Pension Costs High, But Slowing
The amount Illinois must pay to keep pace with its pension systems should grow less than 2 percent next year but still total nearly $7 billion.
A state actuary's report that Auditor General William Holland released Tuesday says taxpayers must pay $6.86 billion in the fiscal year that begins July 1. That's up about $100 million from this fiscal year.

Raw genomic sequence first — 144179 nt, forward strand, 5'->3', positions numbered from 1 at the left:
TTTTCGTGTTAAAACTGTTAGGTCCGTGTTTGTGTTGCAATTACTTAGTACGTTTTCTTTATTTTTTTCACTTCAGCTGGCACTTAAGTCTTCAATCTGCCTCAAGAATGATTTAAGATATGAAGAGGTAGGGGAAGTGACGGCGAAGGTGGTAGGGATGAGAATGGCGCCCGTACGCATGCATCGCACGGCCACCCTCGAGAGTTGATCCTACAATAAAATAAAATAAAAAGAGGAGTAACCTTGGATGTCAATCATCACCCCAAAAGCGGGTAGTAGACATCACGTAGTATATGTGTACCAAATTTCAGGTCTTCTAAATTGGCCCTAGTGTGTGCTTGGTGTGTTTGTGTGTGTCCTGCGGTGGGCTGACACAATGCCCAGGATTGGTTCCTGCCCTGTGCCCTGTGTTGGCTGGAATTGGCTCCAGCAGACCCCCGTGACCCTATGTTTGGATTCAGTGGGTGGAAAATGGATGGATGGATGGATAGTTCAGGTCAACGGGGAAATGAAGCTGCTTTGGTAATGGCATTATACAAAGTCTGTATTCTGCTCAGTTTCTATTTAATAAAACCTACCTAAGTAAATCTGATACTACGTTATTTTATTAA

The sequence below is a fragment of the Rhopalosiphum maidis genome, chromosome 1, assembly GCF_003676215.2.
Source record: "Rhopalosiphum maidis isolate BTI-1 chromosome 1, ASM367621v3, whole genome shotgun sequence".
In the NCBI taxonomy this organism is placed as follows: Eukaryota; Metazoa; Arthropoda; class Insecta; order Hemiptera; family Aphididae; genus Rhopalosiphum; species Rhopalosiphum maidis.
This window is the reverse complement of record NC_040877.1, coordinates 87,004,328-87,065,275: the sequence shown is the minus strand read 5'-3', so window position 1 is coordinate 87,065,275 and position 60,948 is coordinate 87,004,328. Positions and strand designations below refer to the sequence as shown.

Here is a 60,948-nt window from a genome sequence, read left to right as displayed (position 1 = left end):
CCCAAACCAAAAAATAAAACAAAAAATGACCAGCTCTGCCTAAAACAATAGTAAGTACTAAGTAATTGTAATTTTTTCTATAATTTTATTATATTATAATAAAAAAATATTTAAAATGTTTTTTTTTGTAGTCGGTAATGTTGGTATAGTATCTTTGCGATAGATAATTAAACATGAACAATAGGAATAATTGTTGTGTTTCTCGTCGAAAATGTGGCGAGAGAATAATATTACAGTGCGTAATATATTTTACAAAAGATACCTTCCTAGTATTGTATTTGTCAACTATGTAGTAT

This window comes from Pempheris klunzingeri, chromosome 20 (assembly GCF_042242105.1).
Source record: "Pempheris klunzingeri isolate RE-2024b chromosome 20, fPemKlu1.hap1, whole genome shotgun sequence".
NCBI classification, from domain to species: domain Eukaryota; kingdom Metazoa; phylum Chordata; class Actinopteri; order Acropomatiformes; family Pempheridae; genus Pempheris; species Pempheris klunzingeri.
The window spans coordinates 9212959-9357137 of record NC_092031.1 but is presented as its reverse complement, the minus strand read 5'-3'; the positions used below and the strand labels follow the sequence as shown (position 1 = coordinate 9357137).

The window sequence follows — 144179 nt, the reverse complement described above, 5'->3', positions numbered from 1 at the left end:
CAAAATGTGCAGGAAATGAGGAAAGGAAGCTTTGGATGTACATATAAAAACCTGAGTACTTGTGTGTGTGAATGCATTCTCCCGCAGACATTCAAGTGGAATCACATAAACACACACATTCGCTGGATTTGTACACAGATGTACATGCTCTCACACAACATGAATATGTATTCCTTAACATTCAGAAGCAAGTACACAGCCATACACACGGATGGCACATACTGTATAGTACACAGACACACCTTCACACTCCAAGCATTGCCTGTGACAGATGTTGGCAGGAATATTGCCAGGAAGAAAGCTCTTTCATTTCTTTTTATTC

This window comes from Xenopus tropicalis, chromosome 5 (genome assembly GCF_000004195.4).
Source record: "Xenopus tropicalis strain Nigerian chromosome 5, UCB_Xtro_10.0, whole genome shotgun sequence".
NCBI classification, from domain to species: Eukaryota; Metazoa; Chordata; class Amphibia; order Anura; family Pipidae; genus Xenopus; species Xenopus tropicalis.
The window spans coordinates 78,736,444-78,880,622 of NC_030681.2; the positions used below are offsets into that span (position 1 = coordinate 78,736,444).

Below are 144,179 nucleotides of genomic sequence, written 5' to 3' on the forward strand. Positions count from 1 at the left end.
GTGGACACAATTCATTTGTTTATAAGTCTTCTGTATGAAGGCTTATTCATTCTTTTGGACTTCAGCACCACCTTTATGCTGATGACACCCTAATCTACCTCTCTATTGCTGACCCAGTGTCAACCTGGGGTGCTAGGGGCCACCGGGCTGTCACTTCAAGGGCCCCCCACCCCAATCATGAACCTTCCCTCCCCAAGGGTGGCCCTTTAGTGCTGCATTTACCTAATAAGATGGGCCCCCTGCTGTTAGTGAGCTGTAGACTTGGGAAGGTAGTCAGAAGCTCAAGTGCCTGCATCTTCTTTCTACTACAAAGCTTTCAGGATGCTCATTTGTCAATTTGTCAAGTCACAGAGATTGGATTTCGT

Lawmakers adopted a reform plan in early December for the five pension systems to cut a $100 billion debt. But it doesn't take effect until June 1 and has been challenged in court.
The actuary suggested that three systems covering teachers, university employees and general state employees lower the estimated investment return they expect. It made the same suggestion last year but the numbers didn't change.